Front Line Deposit

Monika & Bohuš Kubinskí
At Home Gallery - Synagogue - Šamorín
concrete - painting and combined technic on canvas - steel constuction
variabile dimension

At first glance, seven massive, partially destroyed concrete objects placed on the floor of a synagogue could elicit two conflicting emotions in the viewer. On the one hand, there is aesthetic pleasure similar to what we feel when coming into contact with well-executed works of minimalist art. Here too, at the At Home Gallery, we are confronted with objects, if we look at the installation exclusively from the perspective of their raw concrete and repeating spherical forms that for us could represent the very essence of abstract sculpture.

It is not only the shape, which thanks to its simultaneous specificity and generality is capable of eliciting an entire range of associations, but also the material and the degree of its construction, revealing fragments of steel mesh onto which the concrete layer was applied, its structure and shades of earthy colour. The paradox to which the name of the “Front Line Deposit” installation alerts us is the fact that these things that are making such an emotive impression on us are not artefacts, but technical objects related to defence lines, the “Südost- wall”, built by Nazi Germany’s army during Word War II from the “Little Carpathian Mountains through Bratisla- va, along Burgenland and Styria (the Reich’s border with Hungary), through Lower Styria and the uplands (today Slovenia to the Slovene-Croatian border) to the Adriatic”1. Information entering our enchantment with the Kubinský’s installation necessarily elicits conflicting emotions and the question whether there is a conflict between the ex post perceived beauty of these objects, and their original function as part of the machinery of war. We realize this tension all the more through the fact that we are in a synagogue, which under normal circumstances, if during the war thousands of Holocaust victims had not been murdered, would have contin- ued to serve as a religious structure – a place of prayer, and not a gallery.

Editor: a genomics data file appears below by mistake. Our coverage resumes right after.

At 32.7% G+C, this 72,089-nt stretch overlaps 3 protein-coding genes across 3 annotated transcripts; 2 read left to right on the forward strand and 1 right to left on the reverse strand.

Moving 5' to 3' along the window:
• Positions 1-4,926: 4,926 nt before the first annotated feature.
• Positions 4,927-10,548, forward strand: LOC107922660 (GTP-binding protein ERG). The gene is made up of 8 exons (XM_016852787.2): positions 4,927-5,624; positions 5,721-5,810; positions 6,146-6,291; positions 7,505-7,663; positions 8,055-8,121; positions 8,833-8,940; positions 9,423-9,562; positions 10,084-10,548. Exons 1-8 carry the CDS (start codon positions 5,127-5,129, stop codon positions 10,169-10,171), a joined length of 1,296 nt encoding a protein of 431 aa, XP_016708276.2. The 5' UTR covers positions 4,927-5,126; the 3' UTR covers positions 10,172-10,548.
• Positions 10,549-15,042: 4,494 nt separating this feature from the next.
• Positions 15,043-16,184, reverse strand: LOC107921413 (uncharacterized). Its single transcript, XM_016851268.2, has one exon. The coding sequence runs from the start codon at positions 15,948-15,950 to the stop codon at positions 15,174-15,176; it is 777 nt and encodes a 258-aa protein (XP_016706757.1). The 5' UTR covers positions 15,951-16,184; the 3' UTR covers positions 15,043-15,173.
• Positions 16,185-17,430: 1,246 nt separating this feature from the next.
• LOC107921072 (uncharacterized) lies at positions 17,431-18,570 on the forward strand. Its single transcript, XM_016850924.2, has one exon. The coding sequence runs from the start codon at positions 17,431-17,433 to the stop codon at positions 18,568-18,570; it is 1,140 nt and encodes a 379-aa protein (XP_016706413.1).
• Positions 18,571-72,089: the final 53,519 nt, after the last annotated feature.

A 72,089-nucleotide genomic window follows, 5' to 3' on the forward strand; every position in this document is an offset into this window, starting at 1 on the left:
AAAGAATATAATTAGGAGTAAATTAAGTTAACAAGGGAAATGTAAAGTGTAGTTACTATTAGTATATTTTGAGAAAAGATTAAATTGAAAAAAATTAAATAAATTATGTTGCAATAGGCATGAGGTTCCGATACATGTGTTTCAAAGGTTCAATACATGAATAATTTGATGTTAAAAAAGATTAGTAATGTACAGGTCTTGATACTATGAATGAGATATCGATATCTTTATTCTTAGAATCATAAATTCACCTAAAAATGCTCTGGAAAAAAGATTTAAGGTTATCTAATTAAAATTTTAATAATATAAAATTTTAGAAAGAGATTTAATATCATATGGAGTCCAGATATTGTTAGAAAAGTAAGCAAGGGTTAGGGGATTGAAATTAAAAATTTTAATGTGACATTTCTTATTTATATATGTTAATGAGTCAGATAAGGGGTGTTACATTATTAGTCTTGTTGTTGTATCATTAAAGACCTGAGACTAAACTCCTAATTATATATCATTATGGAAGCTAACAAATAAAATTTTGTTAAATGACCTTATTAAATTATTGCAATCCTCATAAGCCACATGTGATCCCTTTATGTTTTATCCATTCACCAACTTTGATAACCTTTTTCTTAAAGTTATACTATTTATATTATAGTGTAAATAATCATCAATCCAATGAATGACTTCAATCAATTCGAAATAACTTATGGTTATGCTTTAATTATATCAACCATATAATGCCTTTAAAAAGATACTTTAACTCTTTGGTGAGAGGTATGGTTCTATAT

A similar process, at the beginning of which stood the fascination of a chance discovery, must have been experienced by Monika and Bohuš Kubinský when they first found these remarkable objects in sludge fields by Sered, extracted them, and brought them to their studio. When investigating their origin and purpose, they found that they were in possession of material that was neither a primary form manufactured for a specific purpose, nor a secondary aesthetic object, but above all a symbolic one, whose significance is created by traces of historical memory. They realized that if they are to offer viewers an integrated way to read them, they must create an installation built on a network of contextual references. Already during their first presentation at Prague’s DOX Centre, the fragments of the Südostwall defensive line were confronted with the symbolic recon- struction of World War I trench wall, with the theme of senseless wartime killing being amplified by the powerful story of Czech soldiers fighting for Austria-Hungary on the Italian Front. At the Šamorín synagogue, we encoun- ter a different, but equally emotive narrative. As opposed to the white cube of the gallery, a synagogue – even when it no longer serves its original purpose – is not a neutral space, and things placed in it lose their immunity to the past, remote and recent. Among other things I have in mind the suggestive installations on the subject of war and the Holocaust that were held here at the end of the 1990s – the raw flatbed rail cars by Ilona Németh symbolizing the road to death, hundreds of suitcases in Ilona Németh’s and Juraj Bartusz’s joint performance speaking of the eternal wandering of the Jews, Ľubo Stacho’s pebbles with photographs of Holocaust victims...

The press release for the exhibition says: “The lower part – the synagogue’s great hall, takes the viewer to the ‘battleground’ using a masculine installation...” The adjective “masculine” is adequate given the objects’ purpose. Wars are of course primarily a male affair, but more important is the fact that they are one of the consequences of Western culture’s civilizational direction, which is dominated by ideas of permanent progress, technical discoveries and revolutions, and above all the human lust for power. However, in the end, the Kubinský’s exhibition is the opposite of this mental attitude, and from my perspective is rather feminine. Not because Monika is exhibiting her painter’s diary upstairs in a gallery of the synagogue originally reserved for women, but first and foremost because the task that the artists accepted minimizes their own act of creation. With a certain amount of humility and empathy, they accepted the role of a medium through which a contradic- tory past speaks.

Jana Geržová